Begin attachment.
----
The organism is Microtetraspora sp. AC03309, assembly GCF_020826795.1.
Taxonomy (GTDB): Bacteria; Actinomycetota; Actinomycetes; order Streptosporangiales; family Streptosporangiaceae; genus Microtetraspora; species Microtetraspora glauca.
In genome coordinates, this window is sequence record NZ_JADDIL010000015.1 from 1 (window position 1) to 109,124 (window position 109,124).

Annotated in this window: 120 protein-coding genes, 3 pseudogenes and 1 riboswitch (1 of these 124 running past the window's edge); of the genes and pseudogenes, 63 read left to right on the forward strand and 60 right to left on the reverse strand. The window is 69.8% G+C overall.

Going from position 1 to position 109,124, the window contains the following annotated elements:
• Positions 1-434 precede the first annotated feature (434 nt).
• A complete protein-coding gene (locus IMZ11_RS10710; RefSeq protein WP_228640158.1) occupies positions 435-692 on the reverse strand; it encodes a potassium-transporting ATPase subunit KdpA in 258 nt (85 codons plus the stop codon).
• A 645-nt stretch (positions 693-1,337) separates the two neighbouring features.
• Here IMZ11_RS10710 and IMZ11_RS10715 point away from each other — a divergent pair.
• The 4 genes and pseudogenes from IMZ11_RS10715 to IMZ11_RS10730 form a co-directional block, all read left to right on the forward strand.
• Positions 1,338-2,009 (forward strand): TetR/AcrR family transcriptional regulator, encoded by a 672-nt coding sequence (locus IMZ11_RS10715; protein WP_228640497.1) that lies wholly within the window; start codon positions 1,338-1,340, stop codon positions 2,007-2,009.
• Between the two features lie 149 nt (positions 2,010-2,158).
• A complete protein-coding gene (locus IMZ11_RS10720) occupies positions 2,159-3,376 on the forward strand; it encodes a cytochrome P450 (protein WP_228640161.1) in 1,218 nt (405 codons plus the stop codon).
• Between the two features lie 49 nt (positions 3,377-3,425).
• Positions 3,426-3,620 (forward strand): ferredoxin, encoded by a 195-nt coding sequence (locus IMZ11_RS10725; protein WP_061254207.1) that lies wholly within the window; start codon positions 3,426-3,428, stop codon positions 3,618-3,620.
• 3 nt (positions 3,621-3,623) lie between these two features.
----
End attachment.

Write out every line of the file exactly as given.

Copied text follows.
The organism is Microtetraspora sp. AC03309, assembly GCF_020826795.1.
Taxonomy (GTDB): Bacteria; Actinomycetota; Actinomycetes; order Streptosporangiales; family Streptosporangiaceae; genus Microtetraspora; species Microtetraspora glauca.
In genome coordinates, this window is sequence record NZ_JADDIL010000015.1 from 1 (window position 1) to 109,124 (window position 109,124).

Annotated in this window: 120 protein-coding genes, 3 pseudogenes and 1 riboswitch (1 of these 124 running past the window's edge); of the genes and pseudogenes, 63 read left to right on the forward strand and 60 right to left on the reverse strand. The window is 69.8% G+C overall.

Going from position 1 to position 109,124, the window contains the following annotated elements:
• Positions 1-434 precede the first annotated feature (434 nt).
• A complete protein-coding gene (locus IMZ11_RS10710; RefSeq protein WP_228640158.1) occupies positions 435-692 on the reverse strand; it encodes a potassium-transporting ATPase subunit KdpA in 258 nt (85 codons plus the stop codon).
• A 645-nt stretch (positions 693-1,337) separates the two neighbouring features.
• Here IMZ11_RS10710 and IMZ11_RS10715 point away from each other — a divergent pair.
• The 4 genes and pseudogenes from IMZ11_RS10715 to IMZ11_RS10730 form a co-directional block, all read left to right on the forward strand.
• Positions 1,338-2,009 (forward strand): TetR/AcrR family transcriptional regulator, encoded by a 672-nt coding sequence (locus IMZ11_RS10715; protein WP_228640497.1) that lies wholly within the window; start codon positions 1,338-1,340, stop codon positions 2,007-2,009.
• Between the two features lie 149 nt (positions 2,010-2,158).
• A complete protein-coding gene (locus IMZ11_RS10720) occupies positions 2,159-3,376 on the forward strand; it encodes a cytochrome P450 (protein WP_228640161.1) in 1,218 nt (405 codons plus the stop codon).
• Between the two features lie 49 nt (positions 3,377-3,425).
• Positions 3,426-3,620 (forward strand): ferredoxin, encoded by a 195-nt coding sequence (locus IMZ11_RS10725; protein WP_061254207.1) that lies wholly within the window; start codon positions 3,426-3,428, stop codon positions 3,618-3,620.
• 3 nt (positions 3,621-3,623) lie between these two features.